How does one go about starting a county free library? This and many other questions had to be answered in 1945 when Vera Roeseler, acting Superintendent of Schools, and Sylvia Coriell, Miss Roeseler’s clerk, took on the monumental task of looking into the possibility of county-wide library services.

In order to bring the matter of a county library to the attention of the county commissioners, petitions had to be signed by at least 10% of the resident taxpayers of the county, at least half of whom reside outside the county seat. After notice had been published for four weeks, a hearing could be held and the commissioners could determine the necessity of establishing a county free library.

Letters explaining what needed to be accomplished and petition forms were sent to interested people throughout the county in June, 1945. Vera and Sylvia were shocked with the response. The county had 1200 resident taxpayers registered to vote in June, so 130 signatures would be needed to attain 10%. When the petition forms were returned at the end of the month, they contained the signatures of 297 resident taxpayers and 114 others for a total of 411 names. Vera and Sylvia had received the cooperation of people from all over the county, as every section was represented on the petitions. Of the 297 signatures, only 85 were from Stanford.

The collected names were turned over to the county commissioners on July 5, 1945. Also, a petition in writing was filed with the commissioners requesting the establishment of a county free library.The commissioners advertised the notice of a hearing for four weeks, the hearing date being August 7, 1945.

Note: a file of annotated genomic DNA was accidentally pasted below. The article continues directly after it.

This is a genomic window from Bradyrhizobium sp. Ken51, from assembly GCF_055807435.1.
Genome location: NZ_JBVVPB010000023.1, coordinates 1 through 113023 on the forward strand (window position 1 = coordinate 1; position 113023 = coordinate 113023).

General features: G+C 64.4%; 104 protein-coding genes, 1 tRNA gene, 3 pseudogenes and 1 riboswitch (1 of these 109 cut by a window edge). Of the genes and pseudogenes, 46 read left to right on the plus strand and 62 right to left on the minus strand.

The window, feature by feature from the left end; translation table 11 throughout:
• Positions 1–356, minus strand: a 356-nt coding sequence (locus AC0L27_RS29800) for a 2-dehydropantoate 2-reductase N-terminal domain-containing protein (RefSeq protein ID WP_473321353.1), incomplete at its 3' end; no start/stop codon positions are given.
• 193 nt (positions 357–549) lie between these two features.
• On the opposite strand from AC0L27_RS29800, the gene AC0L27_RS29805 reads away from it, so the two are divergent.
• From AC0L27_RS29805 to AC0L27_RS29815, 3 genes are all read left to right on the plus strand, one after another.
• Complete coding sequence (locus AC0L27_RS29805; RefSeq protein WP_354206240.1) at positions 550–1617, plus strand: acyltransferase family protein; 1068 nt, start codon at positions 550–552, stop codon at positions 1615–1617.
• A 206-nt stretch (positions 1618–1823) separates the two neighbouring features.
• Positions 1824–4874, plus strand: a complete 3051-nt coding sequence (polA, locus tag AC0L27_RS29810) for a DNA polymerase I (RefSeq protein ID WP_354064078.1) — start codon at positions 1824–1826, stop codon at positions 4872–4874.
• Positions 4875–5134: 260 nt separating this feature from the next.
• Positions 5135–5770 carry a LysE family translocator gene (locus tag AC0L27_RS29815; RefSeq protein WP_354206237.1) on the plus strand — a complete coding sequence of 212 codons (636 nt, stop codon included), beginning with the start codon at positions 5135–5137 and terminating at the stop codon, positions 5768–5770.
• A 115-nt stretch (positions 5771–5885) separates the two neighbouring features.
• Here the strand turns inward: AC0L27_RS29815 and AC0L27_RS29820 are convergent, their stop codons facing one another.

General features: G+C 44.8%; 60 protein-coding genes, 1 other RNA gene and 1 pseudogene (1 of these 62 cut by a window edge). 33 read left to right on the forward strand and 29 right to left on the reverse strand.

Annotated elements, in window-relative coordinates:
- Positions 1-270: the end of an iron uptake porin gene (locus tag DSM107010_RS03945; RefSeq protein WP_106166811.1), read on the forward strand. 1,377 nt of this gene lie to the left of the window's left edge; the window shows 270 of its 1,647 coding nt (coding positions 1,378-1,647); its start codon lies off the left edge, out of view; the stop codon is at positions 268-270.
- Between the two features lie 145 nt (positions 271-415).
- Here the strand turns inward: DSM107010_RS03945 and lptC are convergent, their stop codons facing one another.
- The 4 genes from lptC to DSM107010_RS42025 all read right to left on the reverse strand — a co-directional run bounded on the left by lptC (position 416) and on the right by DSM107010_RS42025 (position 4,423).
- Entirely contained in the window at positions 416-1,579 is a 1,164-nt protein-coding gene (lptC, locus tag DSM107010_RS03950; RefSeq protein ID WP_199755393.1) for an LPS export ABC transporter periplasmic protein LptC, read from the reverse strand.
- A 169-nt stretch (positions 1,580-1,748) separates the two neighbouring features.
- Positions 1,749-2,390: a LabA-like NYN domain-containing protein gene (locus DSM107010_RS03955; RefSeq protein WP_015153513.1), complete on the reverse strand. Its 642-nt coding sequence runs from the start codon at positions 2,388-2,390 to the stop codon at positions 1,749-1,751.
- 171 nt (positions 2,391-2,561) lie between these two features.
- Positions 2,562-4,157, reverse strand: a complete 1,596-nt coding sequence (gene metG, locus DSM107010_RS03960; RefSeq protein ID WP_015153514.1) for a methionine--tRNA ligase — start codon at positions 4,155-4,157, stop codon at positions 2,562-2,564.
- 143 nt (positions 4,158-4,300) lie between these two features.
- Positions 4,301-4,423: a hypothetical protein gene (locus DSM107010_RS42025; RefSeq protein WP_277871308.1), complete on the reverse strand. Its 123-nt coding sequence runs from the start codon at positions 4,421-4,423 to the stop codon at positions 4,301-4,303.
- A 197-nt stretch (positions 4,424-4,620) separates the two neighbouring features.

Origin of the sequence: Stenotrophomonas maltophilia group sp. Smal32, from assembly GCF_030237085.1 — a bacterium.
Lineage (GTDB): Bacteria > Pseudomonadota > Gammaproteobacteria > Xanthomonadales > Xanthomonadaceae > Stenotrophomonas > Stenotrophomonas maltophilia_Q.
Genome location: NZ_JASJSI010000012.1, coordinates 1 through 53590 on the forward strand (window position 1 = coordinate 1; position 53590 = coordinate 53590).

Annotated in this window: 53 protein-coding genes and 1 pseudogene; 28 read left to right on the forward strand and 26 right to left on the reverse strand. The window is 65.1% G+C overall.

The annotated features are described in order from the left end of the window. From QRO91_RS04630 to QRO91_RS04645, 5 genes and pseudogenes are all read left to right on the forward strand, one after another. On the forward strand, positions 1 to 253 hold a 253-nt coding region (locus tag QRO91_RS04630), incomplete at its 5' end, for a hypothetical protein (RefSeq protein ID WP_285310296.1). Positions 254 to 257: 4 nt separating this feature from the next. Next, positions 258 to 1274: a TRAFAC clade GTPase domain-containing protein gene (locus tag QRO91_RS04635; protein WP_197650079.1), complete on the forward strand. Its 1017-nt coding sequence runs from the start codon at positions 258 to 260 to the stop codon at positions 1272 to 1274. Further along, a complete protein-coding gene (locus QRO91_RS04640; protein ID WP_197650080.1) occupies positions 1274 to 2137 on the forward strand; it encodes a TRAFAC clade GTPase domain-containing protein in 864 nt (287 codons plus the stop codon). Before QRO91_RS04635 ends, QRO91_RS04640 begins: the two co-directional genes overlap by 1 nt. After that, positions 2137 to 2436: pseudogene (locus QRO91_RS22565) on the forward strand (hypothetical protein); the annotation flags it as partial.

On August 7, county commissioners examined the signatures and agreed that the petitions had been signed by more than 10% of the resident taxpayers and at least half of them resided outside the county seat.

The commissioners took the matter of the establishment of the county library under advisement until August 11, when it had been further and fully considered by all the commissioners to be in the best interest of the people of Judith Basin County that the petition for a county library be granted.

The county library was to be supported by a levy on the taxable property value of the county. The commissioners made a levy that would provide about $5,000 for the library’s support and maintenance during the coming year. They could set the maximum amount.

The commissioners felt the running of the library should be under the direction of the county Superintendent of Schools and Vera Roeseler was appointed to the librarian’s position.Miss Roeseler held that position until Bob McGuire returned from his tour of duty in the Navy during World War II. He then took over the direction of the library.

Bob had the task of purchasing the first books. Also at this time, the Stanford Women’s club sold its collection of books to the county library. The library consisted of approximately 4,300 volumes. Bob weeded out the volumes that were to be kept and those that were to be discarded.  After all the sorting was done, 1,500 books became the core collection for the newly established county library.

January through March was spent finding book suppliers and ordering new children’s books.

Because Mr. McGuire had plenty of responsibilities as county superintendent, Elva Wineman was appointed the first full-time county librarian in 1946. The books were housed in a room adjacent to the county superintendent’s office in the county courthouse.

The library remained in the county courthouse until 1960, when it moved to its present location in the brick building north of the courthouse. N.B. Matthews, president of Basin State Bank, built the present building as a memorial to his wife, Loretta. An addition was created in 1979 to accommodate the growing collection of books and magazines.